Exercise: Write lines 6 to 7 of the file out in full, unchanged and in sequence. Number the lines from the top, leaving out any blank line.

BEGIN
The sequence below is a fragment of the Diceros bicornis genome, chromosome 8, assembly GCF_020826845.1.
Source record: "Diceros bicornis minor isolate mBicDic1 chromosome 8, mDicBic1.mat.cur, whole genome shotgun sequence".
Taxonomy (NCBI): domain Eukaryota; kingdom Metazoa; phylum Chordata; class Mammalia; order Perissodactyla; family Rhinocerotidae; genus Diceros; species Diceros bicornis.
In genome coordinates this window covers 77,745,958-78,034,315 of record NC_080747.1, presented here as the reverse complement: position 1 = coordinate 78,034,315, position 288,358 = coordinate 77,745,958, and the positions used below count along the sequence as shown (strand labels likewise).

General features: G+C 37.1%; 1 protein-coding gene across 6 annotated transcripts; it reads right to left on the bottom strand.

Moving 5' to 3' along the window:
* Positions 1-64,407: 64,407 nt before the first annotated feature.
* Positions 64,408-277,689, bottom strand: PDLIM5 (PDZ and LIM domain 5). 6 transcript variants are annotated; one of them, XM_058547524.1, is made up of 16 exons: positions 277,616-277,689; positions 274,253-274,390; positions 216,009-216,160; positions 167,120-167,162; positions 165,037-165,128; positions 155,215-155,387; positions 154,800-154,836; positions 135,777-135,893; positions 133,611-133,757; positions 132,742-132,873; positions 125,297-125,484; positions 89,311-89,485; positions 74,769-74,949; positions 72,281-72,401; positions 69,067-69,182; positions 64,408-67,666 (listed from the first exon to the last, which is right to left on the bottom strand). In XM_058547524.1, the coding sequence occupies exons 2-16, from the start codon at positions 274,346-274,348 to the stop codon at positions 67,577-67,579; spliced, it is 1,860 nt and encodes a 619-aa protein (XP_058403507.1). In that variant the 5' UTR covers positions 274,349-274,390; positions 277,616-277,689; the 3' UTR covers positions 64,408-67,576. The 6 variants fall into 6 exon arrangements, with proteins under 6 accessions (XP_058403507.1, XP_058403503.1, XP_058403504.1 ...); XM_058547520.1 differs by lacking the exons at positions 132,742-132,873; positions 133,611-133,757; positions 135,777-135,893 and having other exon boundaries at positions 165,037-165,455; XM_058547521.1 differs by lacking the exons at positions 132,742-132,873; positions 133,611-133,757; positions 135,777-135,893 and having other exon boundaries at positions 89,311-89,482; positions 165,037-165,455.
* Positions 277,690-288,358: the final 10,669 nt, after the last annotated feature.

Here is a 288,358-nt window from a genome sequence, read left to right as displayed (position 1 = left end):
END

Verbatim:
Moving 5' to 3' along the window:
* Positions 1-64,407: 64,407 nt before the first annotated feature.